The discussion, which will be moderated by Dr. Kimberly Mack, assistant professor of African-American literature at The University of Toledo, and Dr. Joshua S. Duchan, associate professor of music at Wayne State University, will be followed by a musical performance and question-and-answer session.

“I Got a Lust for Life” then will move to Toledo, where Tyehimba Jess will perform a poetry reading and hold a book signing at 2:30 p.m. in the McMaster Center of the Toledo Lucas County Public Library. Jess is a 2017 Pulitzer Prize-winning poet from Detroit whose work has focused on music, biography and African-American history. He will read from “Olio,” his award-winning collection of poetry that weaves together sonnet, song and narrative to examine the lives of mostly unrecorded, African-American performers from the Civil War to World War I.

The program will conclude with a 6 p.m. panel discussion in the Glass Pavilion of the Toledo Museum of Art with Jess; M.L. Liebler, a Detroit-based, award-winning poet and editor of the anthology “Heaven Was Detroit: From Jazz to Hip-Hop and Beyond”; Frances Brockington, associate professor of voice at Wayne State University; and Dr. Lee Ellen Martin, jazz vocalist and Jon Hendricks scholar. Mack and Duchan will moderate the discussion, which also will be followed by a musical performance and question-and-answer session.

“I Got a Lust for Life: The Unique Words and Sounds of Northwest Ohio and Southeast Michigan” is sponsored by the Roger Ray Institute for the Humanities at The University of Toledo, which advocates for and supports the study of human culture — from a great variety of fields — at all levels of learning and scholarship. Additional support for the program is provided by UT, WSU, the Toledo Lucas County Public Library, Toledo.com and the Toledo Museum of Art.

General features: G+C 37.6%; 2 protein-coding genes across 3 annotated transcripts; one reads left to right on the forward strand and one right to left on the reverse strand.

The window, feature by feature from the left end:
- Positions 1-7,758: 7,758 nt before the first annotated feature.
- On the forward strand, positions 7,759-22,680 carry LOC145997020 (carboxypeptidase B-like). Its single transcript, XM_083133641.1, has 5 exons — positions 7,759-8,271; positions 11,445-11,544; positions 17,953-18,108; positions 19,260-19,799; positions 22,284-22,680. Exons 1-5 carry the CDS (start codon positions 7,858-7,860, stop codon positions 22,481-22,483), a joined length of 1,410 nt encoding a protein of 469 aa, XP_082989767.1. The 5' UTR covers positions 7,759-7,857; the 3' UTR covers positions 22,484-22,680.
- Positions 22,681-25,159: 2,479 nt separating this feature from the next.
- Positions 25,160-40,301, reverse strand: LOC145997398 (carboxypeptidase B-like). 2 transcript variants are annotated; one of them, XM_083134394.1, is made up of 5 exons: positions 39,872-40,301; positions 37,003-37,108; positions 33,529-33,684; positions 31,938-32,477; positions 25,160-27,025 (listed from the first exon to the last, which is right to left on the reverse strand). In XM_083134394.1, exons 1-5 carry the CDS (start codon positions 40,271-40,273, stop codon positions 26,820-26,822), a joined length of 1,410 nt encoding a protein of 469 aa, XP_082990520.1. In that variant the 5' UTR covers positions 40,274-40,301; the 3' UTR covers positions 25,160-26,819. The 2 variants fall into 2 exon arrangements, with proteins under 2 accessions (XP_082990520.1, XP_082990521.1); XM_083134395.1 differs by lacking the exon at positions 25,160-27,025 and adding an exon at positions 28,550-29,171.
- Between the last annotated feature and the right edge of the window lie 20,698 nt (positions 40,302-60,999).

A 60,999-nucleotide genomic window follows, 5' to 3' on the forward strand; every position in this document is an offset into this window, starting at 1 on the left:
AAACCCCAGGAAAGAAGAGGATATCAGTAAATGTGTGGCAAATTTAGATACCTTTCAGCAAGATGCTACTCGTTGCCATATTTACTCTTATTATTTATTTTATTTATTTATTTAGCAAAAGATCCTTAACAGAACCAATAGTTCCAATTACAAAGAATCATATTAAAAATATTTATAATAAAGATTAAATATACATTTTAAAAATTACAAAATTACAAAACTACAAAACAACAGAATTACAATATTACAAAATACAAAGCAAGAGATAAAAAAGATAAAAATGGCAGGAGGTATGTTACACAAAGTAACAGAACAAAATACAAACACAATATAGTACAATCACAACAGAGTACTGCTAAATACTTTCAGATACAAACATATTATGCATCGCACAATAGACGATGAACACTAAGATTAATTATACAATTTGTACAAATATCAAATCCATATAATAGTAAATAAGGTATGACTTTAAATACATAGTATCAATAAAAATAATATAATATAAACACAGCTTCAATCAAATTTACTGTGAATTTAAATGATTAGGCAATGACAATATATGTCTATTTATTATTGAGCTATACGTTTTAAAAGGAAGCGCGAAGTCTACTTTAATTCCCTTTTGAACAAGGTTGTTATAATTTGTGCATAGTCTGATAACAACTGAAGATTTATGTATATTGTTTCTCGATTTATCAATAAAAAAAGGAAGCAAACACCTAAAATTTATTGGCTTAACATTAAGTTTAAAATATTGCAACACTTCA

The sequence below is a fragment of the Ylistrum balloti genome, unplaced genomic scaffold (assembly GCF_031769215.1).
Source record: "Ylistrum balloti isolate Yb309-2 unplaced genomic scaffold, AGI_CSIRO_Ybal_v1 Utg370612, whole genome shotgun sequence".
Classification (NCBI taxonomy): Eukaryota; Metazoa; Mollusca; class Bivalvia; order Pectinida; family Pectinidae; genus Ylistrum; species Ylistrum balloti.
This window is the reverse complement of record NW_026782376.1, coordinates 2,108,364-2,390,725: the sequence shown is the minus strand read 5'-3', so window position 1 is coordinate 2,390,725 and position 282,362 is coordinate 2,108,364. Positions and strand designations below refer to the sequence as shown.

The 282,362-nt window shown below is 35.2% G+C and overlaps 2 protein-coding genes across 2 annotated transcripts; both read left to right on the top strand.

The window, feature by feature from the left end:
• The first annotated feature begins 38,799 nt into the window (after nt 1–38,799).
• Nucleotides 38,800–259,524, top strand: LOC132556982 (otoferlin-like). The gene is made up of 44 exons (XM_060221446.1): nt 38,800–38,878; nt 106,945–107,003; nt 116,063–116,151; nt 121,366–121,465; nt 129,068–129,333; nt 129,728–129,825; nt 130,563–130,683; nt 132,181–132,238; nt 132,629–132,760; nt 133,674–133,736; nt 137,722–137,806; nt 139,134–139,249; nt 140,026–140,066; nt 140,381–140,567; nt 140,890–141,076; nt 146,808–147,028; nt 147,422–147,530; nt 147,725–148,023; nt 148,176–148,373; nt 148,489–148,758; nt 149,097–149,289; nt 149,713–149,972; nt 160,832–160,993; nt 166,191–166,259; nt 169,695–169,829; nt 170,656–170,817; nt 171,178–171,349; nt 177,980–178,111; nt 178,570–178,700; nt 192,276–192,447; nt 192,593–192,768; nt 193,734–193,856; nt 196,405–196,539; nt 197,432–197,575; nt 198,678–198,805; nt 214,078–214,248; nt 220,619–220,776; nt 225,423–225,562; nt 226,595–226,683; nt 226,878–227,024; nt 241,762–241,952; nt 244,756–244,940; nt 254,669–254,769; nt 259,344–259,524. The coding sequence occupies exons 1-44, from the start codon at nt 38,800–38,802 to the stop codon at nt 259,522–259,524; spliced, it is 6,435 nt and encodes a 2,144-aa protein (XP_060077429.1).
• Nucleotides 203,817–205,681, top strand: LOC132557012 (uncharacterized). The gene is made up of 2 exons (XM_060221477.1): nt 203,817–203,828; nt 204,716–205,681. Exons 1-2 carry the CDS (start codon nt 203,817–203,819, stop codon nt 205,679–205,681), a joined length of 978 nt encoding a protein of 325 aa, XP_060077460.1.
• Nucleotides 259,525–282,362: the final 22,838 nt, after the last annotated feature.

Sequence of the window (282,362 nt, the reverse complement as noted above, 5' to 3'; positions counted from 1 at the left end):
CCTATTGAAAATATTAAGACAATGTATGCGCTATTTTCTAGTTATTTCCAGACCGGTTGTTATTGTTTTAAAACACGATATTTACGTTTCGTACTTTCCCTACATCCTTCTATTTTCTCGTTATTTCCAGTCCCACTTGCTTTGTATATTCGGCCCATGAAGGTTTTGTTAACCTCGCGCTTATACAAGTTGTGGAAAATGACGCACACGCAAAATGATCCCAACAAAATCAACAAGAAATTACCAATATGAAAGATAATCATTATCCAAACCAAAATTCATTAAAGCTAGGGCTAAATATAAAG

For more information, click here.

UT Music Department reaching out to youth in community

The University of Toledo Department of Music Community Music Program will be adding two community ensembles — the Children’s Choir of Northwest Ohio and the UT Youth Jazz Orchestra.

The Children’s Choir of Northwest Ohio is an existing community group that will come under the wing of the UT Community Music Program, while the Youth Jazz Orchestra is a new creation.

Wolkins

The UT Youth Jazz Orchestra will be directed by Ben Wolkins, jazz trumpet instructor at the University. Interested high school students should sign up online here and attend the informational meeting with their parents Wednesday, Jan. 24, at 6:30 p.m. in the Center for Performing Arts Room 2024. Free parking will be available in lot 12 across the street from the Center for Performing Arts.

The cost to participate in the UT Youth Jazz Orchestra is $60, which covers all music and instruction. No fees are due until the first rehearsal, which will be held Wednesday, Jan. 31. Read more here.

Dr. Jason Stumbo, UT associate professor and chair of music, said there has been great interest in a community ensemble in jazz for high school students.

“We also have tremendously talented jazz faculty and a solid program in which community ensembles can flourish, our Community Music Program. So, we felt this was great fit for us,” Stumbo said. “We’re excited to bring this jazz performance opportunity to the youth in our community.”

The Children’s Choir of Northwest Ohio

Stumbo added the founder and current director of the Children’s Choir of Northwest Ohio, Lisa Allemen, is retiring from her post, but will continue through this spring, after which a new director will be hired.

Founded in 2006 by Allemen, the Children’s Choir of Northwest Ohio is a community-based treble voice children’s chorus open to all youth in grades three through 10 in the area. The program’s mission is to provide an enrichment experience for those children who have a talent and interest in singing and desire an opportunity to sing in a children’s choir.  More information about the choir and how to join can be found here.

Read more about the UT Department of Music Community Music Program here.